The jalapeño gets in name from Jalapa, Mexico (also known as Xalapa, Mexico) where it first started growing. However, the pepper is no longer grown commercially in that area. Ancient Aztecs were the first people to use the jalapeño, but it did not become a global sensation until Columbus spread hot peppers around the world in 1492.
Even though it is no longer being produced in Jalapa, most jalapeños grow in Mexico, especially Chihuahua. You can also find these peppers in India, China, Spain, and Peru. The United States produces some jalapenos each year and has started growing large amounts of crops in New Mexico, Texas, and California. Texas even declared the jalapeño its state pepper. In February, the state celebrates the Jalapeño Festival as part of Washington’s Birthday Celebration in the city of Laredo.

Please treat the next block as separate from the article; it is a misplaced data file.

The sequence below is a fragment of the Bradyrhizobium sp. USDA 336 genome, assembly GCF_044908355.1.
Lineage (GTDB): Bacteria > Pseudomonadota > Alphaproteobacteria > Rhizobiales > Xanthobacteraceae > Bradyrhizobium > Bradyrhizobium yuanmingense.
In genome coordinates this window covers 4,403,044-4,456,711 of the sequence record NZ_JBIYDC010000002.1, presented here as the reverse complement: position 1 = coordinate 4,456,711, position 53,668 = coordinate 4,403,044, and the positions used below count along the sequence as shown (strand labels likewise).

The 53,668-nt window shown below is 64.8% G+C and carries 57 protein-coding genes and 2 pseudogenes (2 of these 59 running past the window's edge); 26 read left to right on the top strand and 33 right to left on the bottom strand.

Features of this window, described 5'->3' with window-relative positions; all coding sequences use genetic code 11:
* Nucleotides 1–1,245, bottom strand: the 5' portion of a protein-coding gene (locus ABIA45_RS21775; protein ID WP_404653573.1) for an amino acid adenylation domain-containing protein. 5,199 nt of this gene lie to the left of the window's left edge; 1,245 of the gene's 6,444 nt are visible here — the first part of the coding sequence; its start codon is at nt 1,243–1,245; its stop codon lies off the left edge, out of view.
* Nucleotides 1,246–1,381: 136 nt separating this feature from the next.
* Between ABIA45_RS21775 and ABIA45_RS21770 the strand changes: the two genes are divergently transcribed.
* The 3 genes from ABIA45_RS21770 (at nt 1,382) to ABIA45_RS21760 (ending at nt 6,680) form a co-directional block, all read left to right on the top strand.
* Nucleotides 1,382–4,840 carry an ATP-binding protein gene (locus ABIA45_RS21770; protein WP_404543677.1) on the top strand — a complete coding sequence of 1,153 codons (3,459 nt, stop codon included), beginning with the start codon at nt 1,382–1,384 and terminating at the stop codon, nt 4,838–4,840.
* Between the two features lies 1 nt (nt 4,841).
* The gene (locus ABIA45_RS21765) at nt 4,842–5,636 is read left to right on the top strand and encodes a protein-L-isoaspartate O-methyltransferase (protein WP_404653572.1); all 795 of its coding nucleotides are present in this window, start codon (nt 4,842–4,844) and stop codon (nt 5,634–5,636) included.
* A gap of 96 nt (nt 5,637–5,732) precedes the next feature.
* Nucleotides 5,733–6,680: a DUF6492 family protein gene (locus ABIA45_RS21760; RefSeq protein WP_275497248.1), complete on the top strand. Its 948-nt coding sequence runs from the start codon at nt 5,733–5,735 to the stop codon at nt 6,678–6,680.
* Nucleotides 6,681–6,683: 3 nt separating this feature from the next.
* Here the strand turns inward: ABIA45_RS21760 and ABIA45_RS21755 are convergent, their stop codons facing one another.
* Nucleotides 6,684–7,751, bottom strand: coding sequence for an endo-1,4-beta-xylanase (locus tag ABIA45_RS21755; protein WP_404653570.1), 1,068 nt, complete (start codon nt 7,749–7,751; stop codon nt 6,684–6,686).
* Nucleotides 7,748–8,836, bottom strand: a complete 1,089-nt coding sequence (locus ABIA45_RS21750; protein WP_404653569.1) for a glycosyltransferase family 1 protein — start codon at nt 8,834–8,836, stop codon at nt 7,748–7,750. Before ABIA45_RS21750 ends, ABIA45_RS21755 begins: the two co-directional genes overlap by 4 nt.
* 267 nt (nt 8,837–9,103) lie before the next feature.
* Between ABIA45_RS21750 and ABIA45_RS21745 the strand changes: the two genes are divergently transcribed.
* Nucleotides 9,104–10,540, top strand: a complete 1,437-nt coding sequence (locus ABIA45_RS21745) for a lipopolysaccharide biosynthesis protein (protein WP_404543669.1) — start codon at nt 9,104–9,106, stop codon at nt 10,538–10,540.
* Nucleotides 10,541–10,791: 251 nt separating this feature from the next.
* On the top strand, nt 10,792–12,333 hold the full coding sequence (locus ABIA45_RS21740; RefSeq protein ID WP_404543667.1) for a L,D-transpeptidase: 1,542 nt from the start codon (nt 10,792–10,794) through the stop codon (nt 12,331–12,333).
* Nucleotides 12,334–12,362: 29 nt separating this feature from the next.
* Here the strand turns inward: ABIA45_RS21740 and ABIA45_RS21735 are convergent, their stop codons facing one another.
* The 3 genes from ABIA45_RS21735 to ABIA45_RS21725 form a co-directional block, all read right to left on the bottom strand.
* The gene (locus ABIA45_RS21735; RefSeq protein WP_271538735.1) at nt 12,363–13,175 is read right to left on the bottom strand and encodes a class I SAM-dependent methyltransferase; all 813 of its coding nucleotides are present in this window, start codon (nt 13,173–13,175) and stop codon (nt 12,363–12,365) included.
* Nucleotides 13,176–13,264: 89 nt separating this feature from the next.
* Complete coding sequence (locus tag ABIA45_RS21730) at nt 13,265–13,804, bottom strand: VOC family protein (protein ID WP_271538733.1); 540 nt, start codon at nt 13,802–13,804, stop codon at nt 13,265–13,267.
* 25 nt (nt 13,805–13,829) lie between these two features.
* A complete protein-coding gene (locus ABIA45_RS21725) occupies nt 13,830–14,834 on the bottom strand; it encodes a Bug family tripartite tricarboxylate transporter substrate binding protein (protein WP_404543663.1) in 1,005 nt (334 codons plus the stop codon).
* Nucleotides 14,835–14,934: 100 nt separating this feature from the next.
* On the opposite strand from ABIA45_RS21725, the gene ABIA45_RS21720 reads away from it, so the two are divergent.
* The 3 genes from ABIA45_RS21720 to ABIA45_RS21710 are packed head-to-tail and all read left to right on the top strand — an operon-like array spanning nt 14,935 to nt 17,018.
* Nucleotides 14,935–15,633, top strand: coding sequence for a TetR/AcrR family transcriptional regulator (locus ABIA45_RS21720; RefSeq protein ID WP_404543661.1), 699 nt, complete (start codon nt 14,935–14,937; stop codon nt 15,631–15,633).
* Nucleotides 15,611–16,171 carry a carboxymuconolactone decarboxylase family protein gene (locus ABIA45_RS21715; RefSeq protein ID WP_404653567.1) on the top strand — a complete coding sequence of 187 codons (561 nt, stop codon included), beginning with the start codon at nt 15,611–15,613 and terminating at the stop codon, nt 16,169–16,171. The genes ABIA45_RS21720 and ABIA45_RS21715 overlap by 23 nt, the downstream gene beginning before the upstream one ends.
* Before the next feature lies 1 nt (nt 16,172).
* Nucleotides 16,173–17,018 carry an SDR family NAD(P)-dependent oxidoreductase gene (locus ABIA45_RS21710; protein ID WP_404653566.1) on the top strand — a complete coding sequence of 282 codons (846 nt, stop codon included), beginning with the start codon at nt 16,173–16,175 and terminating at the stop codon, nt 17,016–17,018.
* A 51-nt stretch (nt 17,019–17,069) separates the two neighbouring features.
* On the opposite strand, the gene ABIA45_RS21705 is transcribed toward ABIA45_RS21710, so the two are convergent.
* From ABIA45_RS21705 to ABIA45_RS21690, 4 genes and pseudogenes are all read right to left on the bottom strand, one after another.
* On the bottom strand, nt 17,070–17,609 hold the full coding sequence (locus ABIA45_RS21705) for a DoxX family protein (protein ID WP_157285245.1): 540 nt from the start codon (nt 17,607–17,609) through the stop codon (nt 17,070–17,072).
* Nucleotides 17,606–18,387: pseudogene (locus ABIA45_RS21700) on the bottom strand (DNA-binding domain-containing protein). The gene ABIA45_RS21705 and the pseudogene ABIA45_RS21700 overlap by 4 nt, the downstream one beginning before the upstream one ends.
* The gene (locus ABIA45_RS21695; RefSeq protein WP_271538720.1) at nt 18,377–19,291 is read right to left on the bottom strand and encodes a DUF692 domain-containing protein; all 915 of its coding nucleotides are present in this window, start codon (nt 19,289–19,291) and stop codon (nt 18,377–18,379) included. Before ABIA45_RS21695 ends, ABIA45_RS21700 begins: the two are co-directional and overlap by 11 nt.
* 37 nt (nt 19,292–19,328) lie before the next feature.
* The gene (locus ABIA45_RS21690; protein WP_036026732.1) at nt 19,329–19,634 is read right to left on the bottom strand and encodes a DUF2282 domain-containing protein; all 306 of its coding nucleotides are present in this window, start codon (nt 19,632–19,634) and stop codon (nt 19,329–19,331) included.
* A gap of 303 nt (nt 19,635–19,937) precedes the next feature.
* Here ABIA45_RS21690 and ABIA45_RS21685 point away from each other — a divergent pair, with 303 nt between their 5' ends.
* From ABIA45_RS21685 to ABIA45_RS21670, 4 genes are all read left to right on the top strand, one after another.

It’s great breaded or fried or, if you’re feeling really brave, eaten raw. You’ll commonly find them in salsas or guacamole, and are available as a powder and flakes. They are delicious smoked, dried, or pickled. The famously spicy Sriracha hot sauce has jalapeños as an ingredient.
Another interesting fact about jalapeno peppers is that Jalapeño and chipotle are actually the same pepper, despite their different flavor profiles. When a ripe pepper is smoked until it is extremely dry, it results in chipotle. This smoky chili is essential for adobo. Of course, this is also the namesake for the fast-food restaurant chain Chipotle.
If you are looking for the perfect pepper to eat whole this is the one. You can simply rehydrate our jalapeno peppers by submerging them in warm water.
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We offer wholesale discounts on purchases over $500. You can learn about wholesale on our Wholesale Page.